If I am honest, if I'm true to myself, if I know myself, I am at enmity with God. How am I different than the father of lies?
How art thou fallen from heaven, O Lucifer, son of the morning! how art thou cut down to the ground, which didst weaken the nations!For thou hast said in thine heart, I will ascend into heaven, I will exalt my throne above the stars of God: I will sit also upon the mount of the congregation, in the sides of the north:I will ascend above the heights of the clouds; I will be like the most High. (Isaiah 14:12-14)

I feel the stinging rebuke of Jeremiah when he says:

The heart is deceitful above all things,And desperately wicked;Who can know it?
Do you really want to know the truth about me? No, trust me, you don't and I'm pretty sure I don't want to know the truth about you. The nature of sin is ugly, contemptible, vile, it has a putrid stench and has no mercy. Unconstrained, without the grace of God, there is no one you would fear more than me. I would betray you, I would beat you with single-minded hatred, I would scourge you, imprison and mock you, spit on you and hang you, ridicule you and watch you die without lifting a finger to help. If I did it to Jesus, why wouldn't I do it to you and more?

It's easier to self-justify than to witness the choice Jesus made in Gethsemane to become sin for me. My self-righteousness doesn't want him to do that; maybe for you but not for me! It's easier to see sin in someone else and to be critical than to watch Jesus be beaten as he accepts my guilt. It's easier to tout my knowledge of righteousness by faith than to see Jesus violently pinned to a cross because of my selfishness. I can lead a discussion and show others the merits of Calvary but I can't watch him bear my shame because by then, it breaks my heart.

Who am I that He considers me, that he would visit me?  For he knoweth our frame, he remembereth that we are dust. So as much as I object to going to the cross, once I have been there, Jesus' love trumps my sinful nature, my selfishness and his cross, his righteousness, covers me and it gives me peace. It is then that I know that even though I will arrogantly and foolishly try to assert my independence, he who began a good work in me will finish what he started. So, despite my sinful nature, I rejoice.  Because now, through the Holy Spirit, Christ in me, is the hope of glory.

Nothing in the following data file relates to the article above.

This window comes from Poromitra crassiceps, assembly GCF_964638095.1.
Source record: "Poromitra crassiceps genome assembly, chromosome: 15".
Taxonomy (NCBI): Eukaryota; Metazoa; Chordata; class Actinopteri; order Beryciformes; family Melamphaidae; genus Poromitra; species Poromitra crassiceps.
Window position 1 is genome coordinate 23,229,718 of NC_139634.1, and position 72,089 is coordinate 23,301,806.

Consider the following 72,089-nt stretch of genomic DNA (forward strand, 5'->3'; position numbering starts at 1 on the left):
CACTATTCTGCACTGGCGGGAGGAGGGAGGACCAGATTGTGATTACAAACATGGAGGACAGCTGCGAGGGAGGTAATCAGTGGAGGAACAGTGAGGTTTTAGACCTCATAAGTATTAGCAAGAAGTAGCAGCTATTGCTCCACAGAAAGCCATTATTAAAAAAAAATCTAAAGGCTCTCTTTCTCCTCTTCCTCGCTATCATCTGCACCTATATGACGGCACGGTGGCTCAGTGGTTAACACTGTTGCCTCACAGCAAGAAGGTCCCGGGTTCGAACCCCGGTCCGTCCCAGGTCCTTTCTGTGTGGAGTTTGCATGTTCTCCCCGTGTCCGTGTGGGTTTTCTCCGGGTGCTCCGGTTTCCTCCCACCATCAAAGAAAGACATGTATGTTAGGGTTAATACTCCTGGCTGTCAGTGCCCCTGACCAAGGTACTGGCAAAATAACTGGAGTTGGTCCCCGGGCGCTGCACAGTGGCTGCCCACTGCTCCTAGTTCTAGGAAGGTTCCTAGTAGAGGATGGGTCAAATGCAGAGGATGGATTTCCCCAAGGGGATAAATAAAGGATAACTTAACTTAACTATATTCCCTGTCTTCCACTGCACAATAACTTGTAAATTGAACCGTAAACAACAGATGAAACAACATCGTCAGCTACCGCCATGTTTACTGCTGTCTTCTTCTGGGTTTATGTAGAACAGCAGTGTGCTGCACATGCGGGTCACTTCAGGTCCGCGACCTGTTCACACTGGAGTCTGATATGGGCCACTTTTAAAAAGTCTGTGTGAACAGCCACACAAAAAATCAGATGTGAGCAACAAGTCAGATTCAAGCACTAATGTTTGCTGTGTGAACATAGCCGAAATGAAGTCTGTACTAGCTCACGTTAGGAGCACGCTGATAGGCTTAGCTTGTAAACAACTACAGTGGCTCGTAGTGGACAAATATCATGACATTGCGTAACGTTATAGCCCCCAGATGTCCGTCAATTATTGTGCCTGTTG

Sunday, July 28, 2013

How Can We Stand? - Pastor Furman Fordham II

Society is changing at, what for me is, an almost overwhelming pace and not in salubrious ways. As the real is forsaken at a shocking rate, the counterfeit rises and is accepted alongside; "gay marriage?" Violence is everywhere, so much so that even churches have created ministries to protect leadership, members and resources. Media sources we consume at home and elsewhere are full of hauntingly supernatural themes and promotion. Unemployment and labor force participation levels, especially in the black community, are at sustained depression levels and food stamp usage is at all time high, with two new recipients joining the total with each net new job added to payrolls. Economies foreign and domestic are collapsing. Once great cities are bankrupt and communities appear to be increasingly divided. One gets the sense that we are inexorably headed toward societal collapse with nothing in place to stop the inertia.

Jeremiah 30:5-7 describes the time of "Jacob's trouble:"

“For thus says the Lord:
‘We have heard a voice of trembling,
Of fear, and not of peace.
Ask now, and see,
Whether a man is ever in labor with child?
So why do I see every man with his hands on his loins
Like a woman in labor,
And all faces turned pale?
Alas! For that day is great,
So that none is like it;
And it is the time of Jacob’s trouble,
But he shall be saved out of it.
Pastor Fordam asks and answers, "How Can We Stand?"

Be blessed!